Racecar Nickel (7): This package included 1 DL, 1 ILB, and 4 OLBs vs the Jaguars.  Martindale deployed it 3 times on 3rd down in the first half in addition to all 4 plays of the Jaguars final drive of the half.  The package was not used at all in the second half.  Chris Board was again used as the only ILB in this package (proxy dimeback) with Wolfe, Bowser, Judon, McPhee, and Ngakoue.  Ferguson was used primarily as a run defender on early downs (he played a single 3rd and 4 snap) and Ward was inactive.  The results were in sharp contrast to the Browns game where the racecar was paired with soft zone defense and resulted in 12.0 YPP.  7 plays, 19 yards, 2.7 YPP. 

Dime (0): The Ravens never inserted a 6th defensive back.  In fact, only 5 DBs played a defensive snap, which is an oddity for the Ravens.

Pass Rush

Martindale was aggressive with both numbers and scheme to generate pressure.

Minshew had Ample Time and Space (ATS) on 9 of 34 drop backs (26%), which is below average.  He delivered the ball before pressure could develop on 8 other occasions, so the Ravens generated 17 pressure events (50%, 5 sacks, 2 other QHs within 3 seconds, and 10 pressures).

Summarizing by number of pass rushers:

3 (or fewer): 2 plays, 6 yards, 3.0 YPP. 1 sack, 1 TO

4: 13 plays, 58 yards, 4.5 YPP, 1 sack

5: 14 plays, 127 yards, 9.1 YPP, 2 sacks

6: 2 plays, 6 yards, 3.0 YPP

7+: 3 plays, 5 yards, 1.7 YPP, 1 sack

Total: 34 plays, 202 yards, 5.9 YPP, 5 sacks, 1 TO

The Ravens rushed 5+ men on 19 of 34 drop backs (56%), which is well above their season average.  On those plays the Ravens defense allowed 7.3 YPP despite collecting 3 sacks.  Minshew had some great touch passes under pressure in this group.  Rushing 4 or fewer, the Ravens allowed 4.3 YPP with 2 sacks and a turnover in 15 plays.

Martindale used 18 individual blitzes from off the LoS split over 13 plays.  Queen led the team with 5.  The 13 plays included 2 sacks, 2 QHs, 3 pressures, 4 BOQ, and 2 ATS.

The Ravens stunted only 4 times, a total depressed by the number of off-LoS blitzes.  The 4 plays with an individual stunt resulted in Queen’s sack, a pressure by Bowser, and 2 pressures by Madubuike.

On 7 occasions they dropped 2+ from the LoS to cover.  Those resulted in 3 sacks, a QH, 1 BOQ, and 2 ATS.

Of 34 drop backs, 7 rushes were deceptive as I define it by incorporating 2 or more of the above elements.  In order, those went for:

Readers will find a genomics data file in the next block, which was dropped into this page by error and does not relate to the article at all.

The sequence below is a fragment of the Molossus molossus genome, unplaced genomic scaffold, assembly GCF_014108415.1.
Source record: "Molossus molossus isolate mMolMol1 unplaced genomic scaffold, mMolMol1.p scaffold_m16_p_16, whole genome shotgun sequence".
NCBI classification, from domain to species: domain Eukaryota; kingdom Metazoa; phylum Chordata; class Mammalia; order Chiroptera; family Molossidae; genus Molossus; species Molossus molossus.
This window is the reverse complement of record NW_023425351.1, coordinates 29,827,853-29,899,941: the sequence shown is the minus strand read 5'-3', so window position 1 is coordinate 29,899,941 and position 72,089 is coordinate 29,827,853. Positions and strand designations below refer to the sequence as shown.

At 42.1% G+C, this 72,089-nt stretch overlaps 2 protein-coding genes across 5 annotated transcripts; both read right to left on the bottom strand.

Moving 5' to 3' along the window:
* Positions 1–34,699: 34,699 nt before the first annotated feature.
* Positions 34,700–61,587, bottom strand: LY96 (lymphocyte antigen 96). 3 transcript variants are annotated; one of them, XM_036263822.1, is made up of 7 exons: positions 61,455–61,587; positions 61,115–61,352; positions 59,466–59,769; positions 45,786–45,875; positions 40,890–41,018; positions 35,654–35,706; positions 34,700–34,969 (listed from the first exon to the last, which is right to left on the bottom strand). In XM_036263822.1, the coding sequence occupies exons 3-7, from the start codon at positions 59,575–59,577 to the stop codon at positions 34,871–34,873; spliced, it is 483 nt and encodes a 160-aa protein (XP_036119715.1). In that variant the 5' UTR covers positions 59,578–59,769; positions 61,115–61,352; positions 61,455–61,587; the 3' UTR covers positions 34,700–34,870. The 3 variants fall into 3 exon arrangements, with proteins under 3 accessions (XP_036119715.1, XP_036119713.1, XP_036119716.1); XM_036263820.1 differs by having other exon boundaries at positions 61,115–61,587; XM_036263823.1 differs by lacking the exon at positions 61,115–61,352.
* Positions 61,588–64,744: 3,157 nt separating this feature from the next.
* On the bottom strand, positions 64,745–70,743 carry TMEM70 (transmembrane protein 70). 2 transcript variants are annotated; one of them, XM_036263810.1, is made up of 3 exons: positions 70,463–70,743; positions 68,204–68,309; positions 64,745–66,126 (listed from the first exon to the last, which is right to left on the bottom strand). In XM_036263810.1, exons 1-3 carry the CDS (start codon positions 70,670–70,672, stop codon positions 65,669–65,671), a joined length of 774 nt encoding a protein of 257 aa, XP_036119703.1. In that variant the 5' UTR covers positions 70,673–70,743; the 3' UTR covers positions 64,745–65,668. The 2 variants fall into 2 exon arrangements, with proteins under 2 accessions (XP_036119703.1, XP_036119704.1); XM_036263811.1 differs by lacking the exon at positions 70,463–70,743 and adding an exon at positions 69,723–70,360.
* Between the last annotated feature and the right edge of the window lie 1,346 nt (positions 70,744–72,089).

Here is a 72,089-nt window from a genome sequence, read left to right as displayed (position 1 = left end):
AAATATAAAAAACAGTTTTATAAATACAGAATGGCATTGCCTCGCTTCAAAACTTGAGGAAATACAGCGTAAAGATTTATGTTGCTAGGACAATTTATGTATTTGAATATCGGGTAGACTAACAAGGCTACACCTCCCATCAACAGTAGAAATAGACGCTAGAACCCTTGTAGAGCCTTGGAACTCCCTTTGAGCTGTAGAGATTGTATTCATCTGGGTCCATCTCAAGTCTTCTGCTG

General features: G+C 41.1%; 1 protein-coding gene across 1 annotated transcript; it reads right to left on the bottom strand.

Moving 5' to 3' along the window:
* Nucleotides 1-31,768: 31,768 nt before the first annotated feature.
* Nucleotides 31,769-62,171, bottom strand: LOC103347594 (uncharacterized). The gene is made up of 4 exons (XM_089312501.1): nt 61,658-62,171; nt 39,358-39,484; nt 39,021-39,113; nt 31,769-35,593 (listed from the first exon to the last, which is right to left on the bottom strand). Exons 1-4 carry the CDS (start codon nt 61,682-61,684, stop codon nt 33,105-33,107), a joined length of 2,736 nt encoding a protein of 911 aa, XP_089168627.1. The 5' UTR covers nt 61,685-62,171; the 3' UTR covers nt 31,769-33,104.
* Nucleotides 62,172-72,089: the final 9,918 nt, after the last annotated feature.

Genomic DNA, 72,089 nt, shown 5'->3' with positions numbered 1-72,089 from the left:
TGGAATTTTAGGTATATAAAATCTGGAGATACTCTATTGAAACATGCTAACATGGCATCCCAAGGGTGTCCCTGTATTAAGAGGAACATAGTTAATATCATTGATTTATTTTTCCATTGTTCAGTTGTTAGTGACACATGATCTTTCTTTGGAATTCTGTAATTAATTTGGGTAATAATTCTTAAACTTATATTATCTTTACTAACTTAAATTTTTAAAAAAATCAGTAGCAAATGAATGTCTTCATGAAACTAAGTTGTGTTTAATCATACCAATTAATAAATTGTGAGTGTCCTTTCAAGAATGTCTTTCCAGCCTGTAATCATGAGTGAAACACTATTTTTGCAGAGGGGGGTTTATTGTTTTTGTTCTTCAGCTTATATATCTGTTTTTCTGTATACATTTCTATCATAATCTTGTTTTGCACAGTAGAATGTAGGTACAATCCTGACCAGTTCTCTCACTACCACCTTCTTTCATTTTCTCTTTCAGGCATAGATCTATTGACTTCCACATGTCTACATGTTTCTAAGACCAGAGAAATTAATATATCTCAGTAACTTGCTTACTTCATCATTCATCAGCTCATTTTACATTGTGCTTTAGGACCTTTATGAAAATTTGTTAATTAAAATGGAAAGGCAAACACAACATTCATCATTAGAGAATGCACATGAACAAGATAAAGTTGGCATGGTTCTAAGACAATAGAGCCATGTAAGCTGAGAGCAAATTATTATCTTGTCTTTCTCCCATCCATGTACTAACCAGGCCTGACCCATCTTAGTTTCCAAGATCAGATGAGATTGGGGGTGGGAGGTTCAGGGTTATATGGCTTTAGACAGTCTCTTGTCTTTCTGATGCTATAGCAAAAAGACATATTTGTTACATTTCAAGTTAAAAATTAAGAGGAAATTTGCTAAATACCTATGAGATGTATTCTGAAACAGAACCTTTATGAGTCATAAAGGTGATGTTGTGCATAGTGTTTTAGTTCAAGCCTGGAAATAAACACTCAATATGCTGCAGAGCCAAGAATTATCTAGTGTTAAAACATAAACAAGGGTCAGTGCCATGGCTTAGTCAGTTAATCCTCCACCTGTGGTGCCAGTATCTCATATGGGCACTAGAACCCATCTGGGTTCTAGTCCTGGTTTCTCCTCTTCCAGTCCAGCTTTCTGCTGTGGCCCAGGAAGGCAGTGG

• S-3 by Judon (safety)
  • PM8 with QH by Queen
  • PR10 with QH by Judon
  • PM2 with pressure by Ngakoue and Queen
  • PL3 on BOQ
  • S-5 by Wolfe
  • Incomplete with pressure by Madubuike

Despite the success, Martindale called just 1 deceptive rush after halftime.  That may have been a case of keeping some scheme in the playbook with a big lead.

Matthew Judon (1 sack, 1 QH, 1 pressure), Yannick Ngakoue (2 sacks, 3 other shared pressures), Patrick Queen (1 sack, 1 QH, 1 shared pressure) and Justin Madubuike (5 pressures) were the Ravens most effective pass rushers.  This was a day to savor an effective Ravens pass rush and came despite the fact Minshew delivered the football in an average of 2.69 seconds, which is faster than average.

Star Treatment

Yannick Ngakoue

  • (Q1, 1:55):  On 4th/5, he bulled RT Jawaan Taylor to flush Minshew left where Queen cleaned up S-4.
  • (Q2, 13:37):  He bulled LT Cam Robinson to bubble Shenault left on RL1.
  • (Q2, 5:16):  He beat LT Robinson inside for pressure with Queen on PM2.
  • (Q2, 0:55):  He beat RT Taylor with spin move inside for fast S-8.
  • (Q3, 0:46):  He bulled LT Robinson for pressure with Judon as Minshew overthrew Shenault at goal line.
  • (Q3, 0:42):  He beat LT Robinson with spin for SF-4 punched free with his left hand and recovered by Wolfe.

Yannick picked a satisfying time for his best game as a Raven. 

Patrick Queen

  • (Q1, 5:02):  He blitzed through the left B-gap for a QH as Minshew threw PM8 to WR Collin Johnson.
  • (Q1, 2:35):  On 3rd/4, he blitzed and tackled Minshew RM-1 to foil his naked boot taking advantage of Bowser’s containment.
  • (Q1, 1:55):  On 4th/5, he chased down Minshew as he escaped the pocket left for S-4.
  • (Q2, 11:39):  He tackled RB James Robinson PL-2 (-2 + 0) [1] before he could turn to generate YAC.
  • (Q2, 5:16):  He blitzed through the left A-gap and beat RB Robinson for pressure with Ngakoue on PM2.
  • (Q2, 3:57):  On 3rd/5, he filled the right C-gap quickly to tackle RB Robinson RM0.
  • (Q3, 9:15):  On 3rd/4, with ATS he trailed in coverage of RB Robinson’s wheel route which was dropped in perfectly for PR17 TD (13 + 4) [5].
  • (Q3, 3:41):  He missed a tackle at 7 yards on RB Robinson RM11.

It’s a good sign Patrick played well in a game with significant TE usage and surrendered just 3 receptions.

Justin Madubuike

  • (Q3, 14:21):  He drove back RG AJ Cann then pursued to tackle RB Robinson RR0.
  • (Q3, 13:39):  He bulled LG Andrew Norwell with his back for pressure to flush Minshew right where he threw PR21.   
  • (Q3, 3:59):  On 2nd/18, he beat RG Cann outside for a fast pressure, Minshew threw PR22 to WR DJ Chark against whom Humphrey had been flagged for DPI.   
  • (Q4, 9:46):  He crossed the face of LT Robinson to tackle RB Robinson RR-1 as McPhee sealed off the right edge.
  • (Q4, 9:18):  He beat RG Cann outside with violent hands for fast pressure as Minshew’s pass for TE Tyler Eifert was knocked down by Clark.
  • (Q4, 3:09):  He was blocked by RG Cann to help lead RB Dare Ogunbowale RM17.
  • (Q4, 2:00):  He beat C Tyler Shatley left for pressure as Minshew’s pass for WR Chark was deflected at the last moment by Tramon Williams in the endzone.
  • (Q4, 1:49):  He bulled RT Taylor for pressure as Minshew threw PR13 TD to WR Chris Conley in the endzone.

Madubuike and Queen are two of the few defensive players on the team who are young enough that an improved level of play is likely.

Defensive MVPs

  1. Yannick Ngakoue
  2. Patrick Queen
  3. Justin Madubuike

Honorable mentions include Anthony Averett, Tyus Bowser, Matthew Judon, Brandon Williams, Tramon Williams, and Derek Wolfe.